The COVID-19 pandemic has highlighted a topic President Trump has focused on since his presidential campaign. Depending on China for personal protective equipment (PPE) and drug manufacturing has government officials discussing plans to incentivize companies to secure operations and supply chains away from China, according to a Reuters report.
The report says discussions are under way between industry executives and members of Congress for potential ideas that include tax incentives, specifically crafted subsidies, and new rules. One new idea is reportedly a $25 billion "reshoring fund" to entice companies to rethink reliance on China.
The President signed an Executive Order last week using the Defense Production Act (DPA) to allow the U.S. International Development Finance Corporation -- a provider of financing that invests in the private sector -- to help U.S. manufacturers "to ensure that our country has the capacity, capability, and strong and resilient domestic industrial base necessary to respond to the COVID-19 outbreak."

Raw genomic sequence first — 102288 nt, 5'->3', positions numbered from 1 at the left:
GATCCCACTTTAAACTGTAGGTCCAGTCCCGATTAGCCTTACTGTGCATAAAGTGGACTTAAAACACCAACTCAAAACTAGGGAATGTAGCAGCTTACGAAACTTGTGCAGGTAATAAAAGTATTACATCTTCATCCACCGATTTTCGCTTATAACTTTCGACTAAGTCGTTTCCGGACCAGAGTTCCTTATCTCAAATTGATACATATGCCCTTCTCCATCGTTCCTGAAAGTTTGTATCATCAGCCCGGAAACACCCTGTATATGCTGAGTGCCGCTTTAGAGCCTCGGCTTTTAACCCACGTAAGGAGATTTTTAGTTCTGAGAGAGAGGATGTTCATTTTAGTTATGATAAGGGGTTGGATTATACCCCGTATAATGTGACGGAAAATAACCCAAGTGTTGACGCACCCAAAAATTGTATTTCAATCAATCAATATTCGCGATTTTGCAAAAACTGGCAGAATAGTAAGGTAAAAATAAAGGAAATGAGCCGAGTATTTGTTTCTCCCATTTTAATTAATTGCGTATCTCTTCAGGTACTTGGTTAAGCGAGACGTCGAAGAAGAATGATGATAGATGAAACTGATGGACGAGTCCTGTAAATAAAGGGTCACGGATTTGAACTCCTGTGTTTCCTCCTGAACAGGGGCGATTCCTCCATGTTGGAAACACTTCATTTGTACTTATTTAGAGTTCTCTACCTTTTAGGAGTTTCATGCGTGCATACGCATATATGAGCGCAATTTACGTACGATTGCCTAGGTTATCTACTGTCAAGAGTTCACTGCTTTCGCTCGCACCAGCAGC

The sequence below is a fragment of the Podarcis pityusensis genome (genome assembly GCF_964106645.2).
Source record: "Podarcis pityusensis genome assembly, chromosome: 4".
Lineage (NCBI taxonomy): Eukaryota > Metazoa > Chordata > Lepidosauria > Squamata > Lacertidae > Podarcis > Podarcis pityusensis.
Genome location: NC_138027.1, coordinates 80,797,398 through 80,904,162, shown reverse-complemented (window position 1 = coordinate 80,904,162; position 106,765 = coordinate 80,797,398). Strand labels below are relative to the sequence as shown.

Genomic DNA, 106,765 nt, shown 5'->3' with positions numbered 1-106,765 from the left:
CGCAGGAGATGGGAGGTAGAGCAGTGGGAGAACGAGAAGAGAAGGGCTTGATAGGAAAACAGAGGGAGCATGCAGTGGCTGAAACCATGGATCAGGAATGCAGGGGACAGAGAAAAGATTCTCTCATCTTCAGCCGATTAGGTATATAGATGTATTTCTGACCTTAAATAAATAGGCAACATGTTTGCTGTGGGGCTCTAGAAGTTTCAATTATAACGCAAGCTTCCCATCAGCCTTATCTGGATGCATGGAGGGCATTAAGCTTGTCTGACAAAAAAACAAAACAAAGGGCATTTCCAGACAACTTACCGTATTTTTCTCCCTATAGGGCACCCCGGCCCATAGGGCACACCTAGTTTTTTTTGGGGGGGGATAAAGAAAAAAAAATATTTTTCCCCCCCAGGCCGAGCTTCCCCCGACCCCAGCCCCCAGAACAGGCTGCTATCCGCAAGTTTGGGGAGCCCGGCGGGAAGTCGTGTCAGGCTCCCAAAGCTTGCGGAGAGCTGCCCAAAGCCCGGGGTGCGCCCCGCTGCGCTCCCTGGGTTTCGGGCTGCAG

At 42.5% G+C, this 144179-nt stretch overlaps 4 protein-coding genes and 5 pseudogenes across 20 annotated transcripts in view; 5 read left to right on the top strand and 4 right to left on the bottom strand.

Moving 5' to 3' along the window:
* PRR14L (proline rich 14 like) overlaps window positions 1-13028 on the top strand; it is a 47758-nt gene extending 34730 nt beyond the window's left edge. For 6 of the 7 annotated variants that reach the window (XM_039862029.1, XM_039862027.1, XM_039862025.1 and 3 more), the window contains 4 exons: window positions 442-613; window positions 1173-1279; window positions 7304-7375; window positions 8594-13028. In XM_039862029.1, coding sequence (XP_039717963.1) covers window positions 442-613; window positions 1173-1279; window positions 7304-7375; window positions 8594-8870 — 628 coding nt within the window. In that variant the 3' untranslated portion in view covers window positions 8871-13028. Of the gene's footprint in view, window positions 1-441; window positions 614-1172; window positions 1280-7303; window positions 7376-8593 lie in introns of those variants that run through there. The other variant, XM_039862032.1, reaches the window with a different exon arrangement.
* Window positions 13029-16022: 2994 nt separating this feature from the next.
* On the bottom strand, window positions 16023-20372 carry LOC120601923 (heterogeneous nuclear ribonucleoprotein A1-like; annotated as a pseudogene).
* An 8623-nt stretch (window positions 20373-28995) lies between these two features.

Trump said in the order, "It is the policy of the United States to further expand domestic production of strategic resources needed to respond to the COVID-19 outbreak, including strengthening relevant supply chains within the United States and its territories."
The upcoming U.S. election is accelerating interest from both parties in addressing the reliance on China. In 2019, 18% of total imports were of products made in China, according to the report. Government officials say the idea of a $25 billion fund could be administered by states through their individual economic development organizations, according to the report.
Nothing specific has been agreed upon, though administration officials have floated tax incentives and using executive orders.